The construction of the survey proved to be a much larger task than we first thought and posed a real intellectual challenge, raising some fundamental problems about the scope of our target audience, and the information we wanted to gather. The survey was hosted by Google Forms and was put together using feedback generated from the Committee on Slack.com. Both online platforms were invaluable tools: they enabled the survey to be constructed democratically, allowing swift response to criticism and the instant and public integration of changes. We wanted the survey to focus on the experiences of primarily but not exclusively female classicists at moments or situations of particular professional vulnerability – for instance, balancing considerable parenting or caring responsibilities, being Early Career and female, or experiencing mental or physical health issues.

The survey was divided into six sections:

  1. Personal Information
  2. Gender in Professional Environments
  3. Gender in Professional Interactions
  4. Gendered Work: Parenting and Caring
  5. Mental Health and Disability Issues
  6. Women in Classics: The State of the Field

The first section, ‘Personal Information’, asked the current occupational status of respondents, their age, their gender, and their field of study. Section two, ‘Gender in Professional Environments’, covered working and contractual hours, the gender ratio between students, staff and senior staff, and casualization. Section three, ‘Gender in Professional Interactions’, asked respondents about gender or sex-based discrimination, if gender or sex-based issues affected career progression, and if respondents had experienced inappropriate or unwelcome sexual behaviour. Section four, ‘Gendered Work: Parenting and Caring’, asked respondents about the intersection between professional academic life and parenting and caring responsibilities and choices. It also asked about the provisions and facilities employers made for those parenting and caring whilst working. Section five, ‘Mental Health and Disability Issues’, asked about mental health and disability issues. Section six, ‘The State of the Field’, returned to a broader perspective, asking respondents about the support they received, career progression for women in Classics, and what aims and initiatives respondents wanted to see the WCC introduce.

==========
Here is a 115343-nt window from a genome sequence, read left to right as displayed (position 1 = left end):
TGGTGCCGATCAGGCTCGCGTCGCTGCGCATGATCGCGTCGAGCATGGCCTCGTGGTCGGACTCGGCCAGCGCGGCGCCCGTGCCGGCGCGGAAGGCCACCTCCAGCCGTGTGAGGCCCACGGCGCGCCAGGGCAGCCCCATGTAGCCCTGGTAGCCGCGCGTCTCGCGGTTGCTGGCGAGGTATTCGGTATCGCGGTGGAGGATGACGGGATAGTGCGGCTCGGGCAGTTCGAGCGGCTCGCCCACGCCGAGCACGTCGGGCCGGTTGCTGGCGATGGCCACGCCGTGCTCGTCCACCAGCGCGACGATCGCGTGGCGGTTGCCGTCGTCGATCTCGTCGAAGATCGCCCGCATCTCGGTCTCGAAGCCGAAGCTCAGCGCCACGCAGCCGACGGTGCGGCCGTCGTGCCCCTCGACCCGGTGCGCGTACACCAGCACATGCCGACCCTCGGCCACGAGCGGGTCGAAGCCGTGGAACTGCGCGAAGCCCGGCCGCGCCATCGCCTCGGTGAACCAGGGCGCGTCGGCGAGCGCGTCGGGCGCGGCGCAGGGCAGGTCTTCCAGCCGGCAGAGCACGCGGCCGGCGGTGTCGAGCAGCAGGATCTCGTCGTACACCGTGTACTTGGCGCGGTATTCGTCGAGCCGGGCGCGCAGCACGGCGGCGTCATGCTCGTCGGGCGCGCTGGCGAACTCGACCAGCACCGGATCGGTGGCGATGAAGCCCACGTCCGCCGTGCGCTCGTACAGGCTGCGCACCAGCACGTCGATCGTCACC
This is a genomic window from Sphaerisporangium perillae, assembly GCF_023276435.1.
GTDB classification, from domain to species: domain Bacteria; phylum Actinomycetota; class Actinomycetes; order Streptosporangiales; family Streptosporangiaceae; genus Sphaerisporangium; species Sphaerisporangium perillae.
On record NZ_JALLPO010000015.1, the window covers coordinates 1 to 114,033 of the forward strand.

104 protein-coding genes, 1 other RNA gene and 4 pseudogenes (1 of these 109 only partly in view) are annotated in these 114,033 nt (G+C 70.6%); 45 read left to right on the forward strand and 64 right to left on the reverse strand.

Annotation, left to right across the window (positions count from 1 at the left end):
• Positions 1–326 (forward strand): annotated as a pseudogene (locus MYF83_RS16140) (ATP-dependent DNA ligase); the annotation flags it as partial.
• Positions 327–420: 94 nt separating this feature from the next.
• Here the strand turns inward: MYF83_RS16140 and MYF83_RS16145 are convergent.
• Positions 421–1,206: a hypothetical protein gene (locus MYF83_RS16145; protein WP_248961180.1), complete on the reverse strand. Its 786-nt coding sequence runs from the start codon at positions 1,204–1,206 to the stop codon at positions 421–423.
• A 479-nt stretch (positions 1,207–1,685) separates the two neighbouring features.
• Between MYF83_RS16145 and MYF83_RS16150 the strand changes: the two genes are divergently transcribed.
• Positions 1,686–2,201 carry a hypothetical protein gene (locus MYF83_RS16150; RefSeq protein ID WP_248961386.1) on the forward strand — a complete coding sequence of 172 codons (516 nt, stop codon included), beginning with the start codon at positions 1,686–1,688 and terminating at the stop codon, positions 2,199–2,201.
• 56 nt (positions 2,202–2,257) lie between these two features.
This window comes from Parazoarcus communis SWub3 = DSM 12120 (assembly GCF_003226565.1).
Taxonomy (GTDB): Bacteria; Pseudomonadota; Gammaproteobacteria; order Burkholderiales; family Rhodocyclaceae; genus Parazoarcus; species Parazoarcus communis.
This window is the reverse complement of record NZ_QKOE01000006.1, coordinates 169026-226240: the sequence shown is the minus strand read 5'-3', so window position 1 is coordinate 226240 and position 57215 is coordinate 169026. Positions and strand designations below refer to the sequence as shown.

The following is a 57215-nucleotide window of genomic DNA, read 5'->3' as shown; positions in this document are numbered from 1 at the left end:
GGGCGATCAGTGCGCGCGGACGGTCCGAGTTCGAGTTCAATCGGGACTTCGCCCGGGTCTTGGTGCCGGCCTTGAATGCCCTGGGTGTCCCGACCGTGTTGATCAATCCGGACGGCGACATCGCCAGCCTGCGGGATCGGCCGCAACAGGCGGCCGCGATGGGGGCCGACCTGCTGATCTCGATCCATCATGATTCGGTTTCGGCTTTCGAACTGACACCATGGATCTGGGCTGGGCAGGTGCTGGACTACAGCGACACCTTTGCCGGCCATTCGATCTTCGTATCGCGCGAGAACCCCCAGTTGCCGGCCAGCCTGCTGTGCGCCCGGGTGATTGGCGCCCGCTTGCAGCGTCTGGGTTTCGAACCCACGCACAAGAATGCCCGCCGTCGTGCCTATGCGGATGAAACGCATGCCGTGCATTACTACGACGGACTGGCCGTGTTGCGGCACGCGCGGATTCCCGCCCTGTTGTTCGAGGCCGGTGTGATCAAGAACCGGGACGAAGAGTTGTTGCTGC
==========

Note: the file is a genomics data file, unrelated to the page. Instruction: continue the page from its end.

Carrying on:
Three issues were central in the construction of the survey: one, who are we going to ask? Two, what are we going to ask them? And three, how are we going to ask?


1.1 Respondents (Who are we going to ask?)